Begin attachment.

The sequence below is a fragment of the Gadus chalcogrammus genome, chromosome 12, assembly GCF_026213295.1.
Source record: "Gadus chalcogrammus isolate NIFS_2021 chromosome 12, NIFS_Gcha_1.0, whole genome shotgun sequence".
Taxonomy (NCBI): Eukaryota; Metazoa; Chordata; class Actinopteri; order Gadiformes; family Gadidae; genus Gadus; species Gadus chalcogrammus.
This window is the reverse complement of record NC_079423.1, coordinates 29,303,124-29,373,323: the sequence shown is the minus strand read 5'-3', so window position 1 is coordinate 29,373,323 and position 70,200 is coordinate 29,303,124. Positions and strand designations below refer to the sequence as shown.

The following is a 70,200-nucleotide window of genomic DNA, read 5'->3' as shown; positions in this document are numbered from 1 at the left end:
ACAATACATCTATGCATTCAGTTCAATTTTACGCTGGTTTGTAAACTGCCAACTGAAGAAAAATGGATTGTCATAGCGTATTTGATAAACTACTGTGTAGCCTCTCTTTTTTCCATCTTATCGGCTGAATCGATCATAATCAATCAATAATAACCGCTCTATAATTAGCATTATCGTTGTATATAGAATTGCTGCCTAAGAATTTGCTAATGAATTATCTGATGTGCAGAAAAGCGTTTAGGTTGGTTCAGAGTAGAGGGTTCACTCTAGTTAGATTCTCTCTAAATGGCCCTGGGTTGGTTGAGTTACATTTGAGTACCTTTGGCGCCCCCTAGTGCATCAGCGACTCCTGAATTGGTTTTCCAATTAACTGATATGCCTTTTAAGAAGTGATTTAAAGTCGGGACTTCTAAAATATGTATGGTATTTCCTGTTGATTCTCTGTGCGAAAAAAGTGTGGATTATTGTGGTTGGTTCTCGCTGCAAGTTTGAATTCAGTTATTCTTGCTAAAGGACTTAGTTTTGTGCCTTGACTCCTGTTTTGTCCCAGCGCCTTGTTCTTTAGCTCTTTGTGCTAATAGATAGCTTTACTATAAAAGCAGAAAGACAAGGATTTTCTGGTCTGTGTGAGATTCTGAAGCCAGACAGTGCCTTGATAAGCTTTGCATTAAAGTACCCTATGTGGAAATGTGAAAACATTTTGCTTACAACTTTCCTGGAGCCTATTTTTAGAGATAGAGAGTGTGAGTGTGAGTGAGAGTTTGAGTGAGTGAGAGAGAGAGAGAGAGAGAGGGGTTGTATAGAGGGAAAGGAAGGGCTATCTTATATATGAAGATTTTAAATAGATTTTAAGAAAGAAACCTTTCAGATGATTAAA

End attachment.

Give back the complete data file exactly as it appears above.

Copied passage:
The sequence below is a fragment of the Gadus chalcogrammus genome, chromosome 12, assembly GCF_026213295.1.
Source record: "Gadus chalcogrammus isolate NIFS_2021 chromosome 12, NIFS_Gcha_1.0, whole genome shotgun sequence".
Taxonomy (NCBI): Eukaryota; Metazoa; Chordata; class Actinopteri; order Gadiformes; family Gadidae; genus Gadus; species Gadus chalcogrammus.
This window is the reverse complement of record NC_079423.1, coordinates 29,303,124-29,373,323: the sequence shown is the minus strand read 5'-3', so window position 1 is coordinate 29,373,323 and position 70,200 is coordinate 29,303,124. Positions and strand designations below refer to the sequence as shown.

The following is a 70,200-nucleotide window of genomic DNA, read 5'->3' as shown; positions in this document are numbered from 1 at the left end:
ACAATACATCTATGCATTCAGTTCAATTTTACGCTGGTTTGTAAACTGCCAACTGAAGAAAAATGGATTGTCATAGCGTATTTGATAAACTACTGTGTAGCCTCTCTTTTTTCCATCTTATCGGCTGAATCGATCATAATCAATCAATAATAACCGCTCTATAATTAGCATTATCGTTGTATATAGAATTGCTGCCTAAGAATTTGCTAATGAATTATCTGATGTGCAGAAAAGCGTTTAGGTTGGTTCAGAGTAGAGGGTTCACTCTAGTTAGATTCTCTCTAAATGGCCCTGGGTTGGTTGAGTTACATTTGAGTACCTTTGGCGCCCCCTAGTGCATCAGCGACTCCTGAATTGGTTTTCCAATTAACTGATATGCCTTTTAAGAAGTGATTTAAAGTCGGGACTTCTAAAATATGTATGGTATTTCCTGTTGATTCTCTGTGCGAAAAAAGTGTGGATTATTGTGGTTGGTTCTCGCTGCAAGTTTGAATTCAGTTATTCTTGCTAAAGGACTTAGTTTTGTGCCTTGACTCCTGTTTTGTCCCAGCGCCTTGTTCTTTAGCTCTTTGTGCTAATAGATAGCTTTACTATAAAAGCAGAAAGACAAGGATTTTCTGGTCTGTGTGAGATTCTGAAGCCAGACAGTGCCTTGATAAGCTTTGCATTAAAGTACCCTATGTGGAAATGTGAAAACATTTTGCTTACAACTTTCCTGGAGCCTATTTTTAGAGATAGAGAGTGTGAGTGTGAGTGAGAGTTTGAGTGAGTGAGAGAGAGAGAGAGAGAGAGGGGTTGTATAGAGGGAAAGGAAGGGCTATCTTATATATGAAGATTTTAAATAGATTTTAAGAAAGAAACCTTTCAGATGATTAAA